With the recent rise of more independent black women directors, such as Ava DuVernay (I Will Follow) and Dee Rees (Pariah), it stands to reason that the spectrum of black female stories being told will only continue to diversify. As such, it would be great to see these groundbreaking new writers and directors tackle some of our oldest and most neglected narratives—those of the pioneering African American women who have helped to weave the rich tapestry of this country.
Here are five historical giants who deserve the glitz and glam of the silver screen:
In 1848, Ellen Craft escaped slavery with her husband… by disguising herself as a white male slaveowner traveling with her manservant. The couple published an account of their “hiding in plain view” escape and faced the threat of recapture under the fugitive slave act. They eventually fled to England and raised five kids.
Talk about a happy ending.
This is a story perfect for the screen, and since we’re now in the business of retrofitting slavery to suit our new millennium cinematic purposes, it’s a wonder no one’s optioned it.
Casting suggestions: Jennifer Beals is Hollywood’s go-to biracial-lady-who’s-able-to-pass. So she’d be a contender for Ellen. But if we’re going younger, Rashida Jones is an obvious choice and Jurnee Smollett would be an inspired one. For Ellen’s husband, Michael K. Williams, if we’re sticking to Beals; Michael B. Jordan or Columbus Short otherwise.
Alice Dunbar Nelson
The erstwhile wife of famed poet Paul Laurence Dunbar, Alice Dunbar Nelson was an accomplished poet and novelist in her own right. Her love affair with Dunbar was well-documented in letters, but their marriage was marred and ultimately doomed by his alcoholism. Though they never officially divorced, they separated for good four years before his death. Alice went on to marry twice more.
Alice, a graduate of the college now known as Dillard University and a member of the New Orleans’ Creole community, led a storied and possibly scandalous life (Paul claimed that she took female lovers during their marriage) that the right actress could do a great deal of justice.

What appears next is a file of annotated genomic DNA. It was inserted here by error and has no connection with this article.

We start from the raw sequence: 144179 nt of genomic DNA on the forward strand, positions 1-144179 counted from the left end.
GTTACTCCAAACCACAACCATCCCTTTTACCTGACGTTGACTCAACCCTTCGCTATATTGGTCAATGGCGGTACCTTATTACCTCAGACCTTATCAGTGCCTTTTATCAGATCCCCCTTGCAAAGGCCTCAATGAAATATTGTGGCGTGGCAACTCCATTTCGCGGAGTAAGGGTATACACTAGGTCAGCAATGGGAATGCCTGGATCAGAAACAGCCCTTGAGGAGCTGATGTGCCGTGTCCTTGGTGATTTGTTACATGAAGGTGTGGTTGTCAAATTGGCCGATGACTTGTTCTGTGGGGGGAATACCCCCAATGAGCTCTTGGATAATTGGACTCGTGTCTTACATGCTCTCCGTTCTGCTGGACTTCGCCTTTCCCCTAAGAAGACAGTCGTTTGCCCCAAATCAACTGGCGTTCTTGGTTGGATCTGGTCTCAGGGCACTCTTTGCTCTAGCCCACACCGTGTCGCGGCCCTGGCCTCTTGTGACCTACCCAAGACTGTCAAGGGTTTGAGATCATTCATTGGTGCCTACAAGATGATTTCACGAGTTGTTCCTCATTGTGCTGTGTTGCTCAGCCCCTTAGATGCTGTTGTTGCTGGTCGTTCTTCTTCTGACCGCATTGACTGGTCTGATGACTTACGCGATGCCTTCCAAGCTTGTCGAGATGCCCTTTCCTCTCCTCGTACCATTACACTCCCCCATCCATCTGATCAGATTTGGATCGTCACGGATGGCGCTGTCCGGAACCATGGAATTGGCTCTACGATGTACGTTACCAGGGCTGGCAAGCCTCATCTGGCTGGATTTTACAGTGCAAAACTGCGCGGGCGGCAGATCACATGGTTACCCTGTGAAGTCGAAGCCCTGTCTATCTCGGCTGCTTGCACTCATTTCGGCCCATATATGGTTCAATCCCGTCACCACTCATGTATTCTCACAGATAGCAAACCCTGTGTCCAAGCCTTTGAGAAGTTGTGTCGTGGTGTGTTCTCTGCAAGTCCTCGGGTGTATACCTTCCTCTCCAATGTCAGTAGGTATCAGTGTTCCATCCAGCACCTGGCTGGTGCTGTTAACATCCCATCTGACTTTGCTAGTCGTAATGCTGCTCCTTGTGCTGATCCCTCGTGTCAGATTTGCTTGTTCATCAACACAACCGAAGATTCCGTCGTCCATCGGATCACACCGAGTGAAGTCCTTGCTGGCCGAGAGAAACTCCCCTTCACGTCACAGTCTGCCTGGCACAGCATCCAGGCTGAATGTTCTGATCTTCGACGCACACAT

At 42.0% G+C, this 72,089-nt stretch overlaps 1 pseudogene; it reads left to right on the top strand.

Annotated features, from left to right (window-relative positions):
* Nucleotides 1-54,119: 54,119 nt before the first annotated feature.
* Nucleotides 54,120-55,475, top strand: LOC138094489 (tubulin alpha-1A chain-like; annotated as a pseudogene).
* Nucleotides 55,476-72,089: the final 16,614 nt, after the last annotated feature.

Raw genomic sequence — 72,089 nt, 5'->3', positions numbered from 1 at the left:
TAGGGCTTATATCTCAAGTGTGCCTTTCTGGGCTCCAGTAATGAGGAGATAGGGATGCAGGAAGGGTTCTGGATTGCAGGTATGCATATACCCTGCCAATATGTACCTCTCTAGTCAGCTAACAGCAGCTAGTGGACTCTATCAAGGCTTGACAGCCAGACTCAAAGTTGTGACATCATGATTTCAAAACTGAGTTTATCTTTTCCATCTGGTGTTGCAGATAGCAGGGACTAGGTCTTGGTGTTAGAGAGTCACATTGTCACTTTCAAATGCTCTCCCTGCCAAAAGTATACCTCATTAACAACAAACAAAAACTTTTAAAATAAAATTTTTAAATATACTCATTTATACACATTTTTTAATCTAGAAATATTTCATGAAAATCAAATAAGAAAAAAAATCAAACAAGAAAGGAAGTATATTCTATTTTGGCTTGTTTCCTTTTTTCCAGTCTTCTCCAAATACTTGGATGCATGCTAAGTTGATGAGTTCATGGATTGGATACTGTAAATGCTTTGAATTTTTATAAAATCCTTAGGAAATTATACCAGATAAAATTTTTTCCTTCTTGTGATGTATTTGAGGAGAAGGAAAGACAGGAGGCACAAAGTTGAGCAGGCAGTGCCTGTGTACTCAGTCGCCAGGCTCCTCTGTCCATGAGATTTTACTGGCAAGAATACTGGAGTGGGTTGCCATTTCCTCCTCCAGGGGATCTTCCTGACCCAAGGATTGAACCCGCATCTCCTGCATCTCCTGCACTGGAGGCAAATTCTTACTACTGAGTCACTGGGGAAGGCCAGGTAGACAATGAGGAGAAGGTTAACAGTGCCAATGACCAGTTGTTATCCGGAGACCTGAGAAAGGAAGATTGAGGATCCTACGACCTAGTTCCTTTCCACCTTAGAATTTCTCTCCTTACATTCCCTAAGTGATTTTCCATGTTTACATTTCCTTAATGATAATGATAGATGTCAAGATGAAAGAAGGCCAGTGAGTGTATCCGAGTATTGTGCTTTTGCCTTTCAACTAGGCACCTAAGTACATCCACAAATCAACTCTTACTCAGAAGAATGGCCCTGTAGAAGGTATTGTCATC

Zora Neale Hurston
One of the most dynamic black women in modern American history, Zora Neale Hurston’s life deserves the high-budget silver screen treatment. Her story has it all: fame, intrigue, scandal, penniless demise, and posthumous artistic revival.
Though her most beloved work, Their Eyes Were Watching God got the Oprah treatment a few years back, so few of us know all that there is to know about Hurston: one of the country’s first black PhDs in anthropology; an enthusiastic folklorist; and a Fulbright scholar.
Casting suggestions: In a sense, Jenifer Lewis would be great for this; it could be the role that reignites her dramatic career.
Ida B. Wells
Ida B. Wells has one of the most compelling back-stories of our time. Best known for her pioneering work as an anti-lynching activist, journalist, and educator, Wells lost her parents and a brother to a yellow fever epidemic and managed to secure a teaching job while also continuing her college studies and raising her remaining siblings. That she was able to accomplish so much thereafter is remarkable and inspiring. Late in life, she ran for Illinois State Legislature, making her one of the first black women to run for public office in this country.
Casting suggestion: Community’s Yvette Nicole Brown would be sublime.
The daughter of sharecroppers, Bessie Coleman was forced to drop out of college after one year for lack of tuition funds. Destiny took over from there and Coleman, who began her professional life as a manicurist, would go on to become the first African American, male or female, to earn an international pilot’s license (having been denied an American one because she was black and a woman). Trained in Paris, Coleman took on air show work in the U.S. to earn enough money to start a flying school, but her dream was never to be; she died at age 34 in a horrific crash while practicing for an air show parachute jump.
Casting suggestion: Taraji P. Henson. It would be great to see what she’d do with this.
Which real-life African American heroines would you like to see in a feature-length film? Who do you think should play them onscreen?